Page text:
COOLSPRING TOWNSHIP, Ind. (WOOD) — A package of bills making its way through the Michigan Legislature would allow for baby boxes at places like fire departments where parents could give up newborns.

Under Michigan’s Safe Delivery of Newborns Law, which went into effect in 2000, parents can already legally surrender babies to emergency personnel like police, firefighters or hospital workers within 72 hours of the child’s birth. An amendment to that law passed by the state House of Representatives earlier this month would increase that time to 30 days.

The bills OK’d by the House also set regulations for the installation and use of baby boxes.

A couple such devices are already in use in Indiana. One of them is at the Coolspring Township Fire Department near Michigan City, where two babies have been dropped off since it was installed more than two years ago.

“We don’t judge, we don’t want to know anything about it. It’s a tool to us to help save lives,” Coolspring Township Assistant Fire Chief Warren Smith told 24 Hour News 8. “This is a great alternative for the parents instead of throwing them in the fence row, throwing them in the dumpster.”

The boxes are connected to a silent alarm system. When its door is opened, 911 is alerted immediately. A second alarm goes off when the baby is placed into the box and a sensor is activated.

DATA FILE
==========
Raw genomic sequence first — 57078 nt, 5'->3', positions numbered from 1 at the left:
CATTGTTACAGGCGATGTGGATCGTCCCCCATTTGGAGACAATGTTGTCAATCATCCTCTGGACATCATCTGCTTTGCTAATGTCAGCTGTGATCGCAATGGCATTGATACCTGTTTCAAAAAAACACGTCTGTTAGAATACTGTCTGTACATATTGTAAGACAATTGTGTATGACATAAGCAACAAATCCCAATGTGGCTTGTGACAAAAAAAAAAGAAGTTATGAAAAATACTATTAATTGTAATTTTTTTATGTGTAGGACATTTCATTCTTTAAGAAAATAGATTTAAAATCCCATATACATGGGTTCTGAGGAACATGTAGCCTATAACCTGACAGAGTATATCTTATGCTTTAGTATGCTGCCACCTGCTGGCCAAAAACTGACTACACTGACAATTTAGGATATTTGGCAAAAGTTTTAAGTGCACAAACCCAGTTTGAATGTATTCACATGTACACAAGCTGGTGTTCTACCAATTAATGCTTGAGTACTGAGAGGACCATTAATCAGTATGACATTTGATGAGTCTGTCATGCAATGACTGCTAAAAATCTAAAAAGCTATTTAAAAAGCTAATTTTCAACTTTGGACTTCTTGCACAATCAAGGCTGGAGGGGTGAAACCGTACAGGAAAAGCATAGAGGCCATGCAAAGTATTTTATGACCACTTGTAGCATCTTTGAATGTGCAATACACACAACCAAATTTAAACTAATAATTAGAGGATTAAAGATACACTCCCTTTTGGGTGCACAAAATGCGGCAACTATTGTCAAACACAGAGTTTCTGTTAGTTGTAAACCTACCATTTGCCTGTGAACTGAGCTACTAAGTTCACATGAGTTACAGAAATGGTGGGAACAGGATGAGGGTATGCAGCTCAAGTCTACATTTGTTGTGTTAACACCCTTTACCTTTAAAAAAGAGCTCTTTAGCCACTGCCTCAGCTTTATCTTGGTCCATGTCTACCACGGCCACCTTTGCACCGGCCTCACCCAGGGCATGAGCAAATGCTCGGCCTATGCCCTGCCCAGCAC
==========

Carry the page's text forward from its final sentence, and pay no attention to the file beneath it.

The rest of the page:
Firefighters say their response time is quick.

“I was probably here within 30 seconds after getting the page,” said Lt. Chuck Kohler, who rushed to the box when a baby was left there in April.

“When I got to this door where the baby box is, as soon as I went to gain access, I could hear the baby crying,” he continued. “Took the baby out, and as soon as I picked it up, it stopped crying. It was very content, well taken care of. I sat the baby down on the chair and made sure medically everything was OK.”

Babies left in a box are sent to the hospital to be monitored for 72 hours. If there is no concern of abuse and therefore no investigation launched, the baby becomes eligible for the adoption process.

Monica Kelsey, the CEO of Safe Haven Baby Boxes, which provided the box in Coolspring Township, wondered “why not” introduce them in Michigan.

“You guys are still having abandonments in your state and the safe haven law has been around for 18 years. Last year alone, the state had four abandonments,” she said.

She said Indiana hasn’t had an abandonment since adding the boxes. She said they are meant to be used as a last resort and help save lives.

“If we could not hear the stories watching the news where there are babies thrown in dumpsters or found in fence rows and never hear that again, it would be a great day,” Smith said.

After being passed by the House, the Michigan bills were sent along to the Senate Families, Seniors and Human Services Committee for consideration.